Molybdenum prices reached record highs this past February on strong demand and deficits in key supply sources. While prices for the industrial metal have pulled back since then, the outlook for molybdenum remains robust.
As S&P Global Commodity Insights explains, part of the reason molybdenum is having supply-side problems is that the world’s major primary molybdenum mines have been idled since 2015. The metal is also often produced as a by-product of copper, but no significant sources of molybdenum from copper operations have come online since early 2016.
In total, worldwide molybdenum production decreased by 48,000 metric tons (MT) from 2020 to 2022, when it came in at 250,000 MT. Amid this decline in output, which countries are the top molybdenum producers? Here’s a look at which nations put out the most of the metal in 2022, as per the latest data from the US Geological Survey (USGS).
Mine production: 100,000 MT
China produces the vast majority of the world’s molybdenum supply by a large margin. The country’s molybdenum output rose by 4,700 MT in 2022 to total 100,000 MT for the year.
The molybdenum market as a whole is closely tied to China, and not just because the country produces so much of the metal. China also has a massive industrial sector that requires huge amounts of molybdenum to make steel.
The Chinese government has been tightening up its mining standards in recent years in an effort to meet more stringent environmental regulations. As a result, molybdenum facilities have been inspected, forcing firms to either upgrade them to meet these standards or shut down. This in turn has hurt China’s molybdenum production, which had sat around 130,000 MT since 2016 until it began dropping in 2020.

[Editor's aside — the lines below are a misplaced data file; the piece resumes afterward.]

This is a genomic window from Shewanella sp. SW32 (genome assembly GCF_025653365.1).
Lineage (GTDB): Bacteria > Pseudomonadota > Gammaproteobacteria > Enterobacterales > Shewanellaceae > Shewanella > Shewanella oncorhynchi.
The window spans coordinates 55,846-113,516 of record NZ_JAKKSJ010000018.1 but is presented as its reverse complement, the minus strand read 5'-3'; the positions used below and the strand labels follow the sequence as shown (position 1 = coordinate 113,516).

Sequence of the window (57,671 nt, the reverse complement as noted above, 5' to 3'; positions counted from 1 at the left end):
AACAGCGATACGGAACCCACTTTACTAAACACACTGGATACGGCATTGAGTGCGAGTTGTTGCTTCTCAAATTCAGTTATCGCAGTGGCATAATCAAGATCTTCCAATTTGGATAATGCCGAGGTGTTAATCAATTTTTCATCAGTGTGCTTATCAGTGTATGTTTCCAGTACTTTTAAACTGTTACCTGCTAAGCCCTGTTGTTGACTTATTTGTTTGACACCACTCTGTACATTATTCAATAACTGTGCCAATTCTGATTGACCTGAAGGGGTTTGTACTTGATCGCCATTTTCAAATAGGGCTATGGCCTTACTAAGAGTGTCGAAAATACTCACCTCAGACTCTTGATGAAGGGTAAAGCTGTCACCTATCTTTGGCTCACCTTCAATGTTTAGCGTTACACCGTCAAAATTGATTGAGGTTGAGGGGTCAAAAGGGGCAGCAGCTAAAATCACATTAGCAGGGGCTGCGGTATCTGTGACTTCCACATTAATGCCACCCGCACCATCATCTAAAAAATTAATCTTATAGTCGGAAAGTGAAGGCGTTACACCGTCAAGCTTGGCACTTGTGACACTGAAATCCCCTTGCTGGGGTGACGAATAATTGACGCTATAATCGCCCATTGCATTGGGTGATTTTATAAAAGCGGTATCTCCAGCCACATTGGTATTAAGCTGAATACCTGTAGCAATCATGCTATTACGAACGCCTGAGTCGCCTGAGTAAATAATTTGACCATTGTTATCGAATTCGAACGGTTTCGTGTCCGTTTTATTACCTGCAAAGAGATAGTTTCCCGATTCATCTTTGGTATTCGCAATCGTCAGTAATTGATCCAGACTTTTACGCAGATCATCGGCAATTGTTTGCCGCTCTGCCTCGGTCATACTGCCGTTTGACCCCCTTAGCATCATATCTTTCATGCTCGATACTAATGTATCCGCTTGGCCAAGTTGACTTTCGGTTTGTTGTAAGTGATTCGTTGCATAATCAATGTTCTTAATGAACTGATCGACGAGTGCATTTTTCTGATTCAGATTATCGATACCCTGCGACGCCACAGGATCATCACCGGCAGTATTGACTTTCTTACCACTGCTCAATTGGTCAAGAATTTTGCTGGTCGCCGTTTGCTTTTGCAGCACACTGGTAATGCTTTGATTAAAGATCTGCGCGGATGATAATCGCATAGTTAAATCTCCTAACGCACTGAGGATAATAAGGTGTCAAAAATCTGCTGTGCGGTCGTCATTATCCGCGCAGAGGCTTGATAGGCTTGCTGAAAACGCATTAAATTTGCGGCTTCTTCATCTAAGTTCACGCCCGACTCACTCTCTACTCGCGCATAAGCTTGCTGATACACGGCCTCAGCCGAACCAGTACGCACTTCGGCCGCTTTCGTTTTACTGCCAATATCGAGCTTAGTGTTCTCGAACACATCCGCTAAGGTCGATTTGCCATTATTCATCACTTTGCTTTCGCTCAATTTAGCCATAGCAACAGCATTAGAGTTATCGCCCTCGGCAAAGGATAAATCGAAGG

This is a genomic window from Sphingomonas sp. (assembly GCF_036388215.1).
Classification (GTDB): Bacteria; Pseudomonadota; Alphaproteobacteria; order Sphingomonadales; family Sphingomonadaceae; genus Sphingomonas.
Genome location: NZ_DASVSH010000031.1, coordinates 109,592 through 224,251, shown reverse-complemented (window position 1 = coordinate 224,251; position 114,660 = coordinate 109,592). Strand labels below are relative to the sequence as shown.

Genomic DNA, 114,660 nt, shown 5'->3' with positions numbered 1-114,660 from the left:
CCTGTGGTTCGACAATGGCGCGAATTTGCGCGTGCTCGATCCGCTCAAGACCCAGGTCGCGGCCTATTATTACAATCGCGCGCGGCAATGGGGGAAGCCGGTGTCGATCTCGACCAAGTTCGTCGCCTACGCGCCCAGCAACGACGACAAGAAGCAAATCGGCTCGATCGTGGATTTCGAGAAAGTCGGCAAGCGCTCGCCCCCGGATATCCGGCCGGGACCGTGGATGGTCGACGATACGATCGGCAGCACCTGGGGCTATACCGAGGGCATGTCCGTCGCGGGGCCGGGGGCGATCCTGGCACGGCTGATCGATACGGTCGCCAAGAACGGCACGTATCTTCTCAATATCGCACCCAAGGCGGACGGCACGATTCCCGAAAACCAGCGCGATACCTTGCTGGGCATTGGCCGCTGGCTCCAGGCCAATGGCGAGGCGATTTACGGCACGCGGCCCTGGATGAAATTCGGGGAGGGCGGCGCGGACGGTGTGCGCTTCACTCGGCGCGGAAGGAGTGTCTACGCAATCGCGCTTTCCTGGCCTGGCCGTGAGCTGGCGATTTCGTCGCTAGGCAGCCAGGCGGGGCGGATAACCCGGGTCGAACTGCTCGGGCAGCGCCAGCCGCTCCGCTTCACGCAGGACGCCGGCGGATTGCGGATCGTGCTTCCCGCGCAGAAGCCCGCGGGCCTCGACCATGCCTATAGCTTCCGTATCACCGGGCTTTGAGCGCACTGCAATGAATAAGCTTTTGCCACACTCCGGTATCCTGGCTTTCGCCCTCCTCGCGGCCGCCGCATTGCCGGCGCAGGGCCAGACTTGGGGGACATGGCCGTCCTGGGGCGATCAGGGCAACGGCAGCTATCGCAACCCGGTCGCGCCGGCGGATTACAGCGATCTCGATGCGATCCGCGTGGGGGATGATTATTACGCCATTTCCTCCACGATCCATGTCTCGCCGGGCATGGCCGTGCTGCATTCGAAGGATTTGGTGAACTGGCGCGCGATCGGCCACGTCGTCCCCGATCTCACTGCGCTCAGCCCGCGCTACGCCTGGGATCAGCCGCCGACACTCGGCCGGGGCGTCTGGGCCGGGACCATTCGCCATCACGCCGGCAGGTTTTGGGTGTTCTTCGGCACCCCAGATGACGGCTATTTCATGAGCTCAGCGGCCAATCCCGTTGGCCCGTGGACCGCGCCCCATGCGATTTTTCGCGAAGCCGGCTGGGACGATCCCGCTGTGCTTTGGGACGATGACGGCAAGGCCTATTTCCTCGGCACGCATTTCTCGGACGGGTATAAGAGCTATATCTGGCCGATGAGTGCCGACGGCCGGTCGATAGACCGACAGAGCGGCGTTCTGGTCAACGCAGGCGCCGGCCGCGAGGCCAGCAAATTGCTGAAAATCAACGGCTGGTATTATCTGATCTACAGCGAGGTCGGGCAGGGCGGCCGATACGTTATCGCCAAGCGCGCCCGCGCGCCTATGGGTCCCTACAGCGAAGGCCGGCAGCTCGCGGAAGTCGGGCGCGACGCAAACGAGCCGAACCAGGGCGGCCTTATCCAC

Mine production: 44,000 MT
Second in the lineup is Chile, whose molybdenum production fell in 2022, dropping to 44,000 MT; the country produced 49,400 MT in 2021. According to the USGS, molybdenum producers in Chile are facing ‘persistently lower grades.’
State-owned Codelco produces the bulk of Chile’s molybdenum, and KGHM Polska Miedz (OTC Pink:KGHPF,WSE:KGH) has its flagship Sierra Gorda copper-molybdenum mine in the country. Hot Chili (ASX:HCH,OTC Pink:HHLKF) is working on bringing its Costa Fuego copper project into production in Chile and intends to produce molybdenum as a by-product.
3. United States
Mine production: 42,000 MT
The US increased its molybdenum production by 1,000 MT in 2022 compared to the previous year.
As mentioned, the metal is often produced as a by-product, and that’s evident when looking at US output. In 2022, molybdenum was produced at nine mines in the country, but was a primary product at just two of them: Freeport-McMoRan (NYSE:FCX) subsidiary Climax Molybdenum’s Climax and Henderson mines in Colorado.
US consumption of molybdenum rose 96 percent in 2022 compared to the previous year, according to the USGS. At the same time, imports of the metal grew by 8 percent, while exports fell by 12 percent.
Mine production: 32,000 MT
Coming in fourth on this list of molybdenum producers is Peru. The country has seen rising production in the past few years, moving from 28,000 MT in 2018 to 34,100 MT in 2021; however, output fell by 2,100 MT in 2022.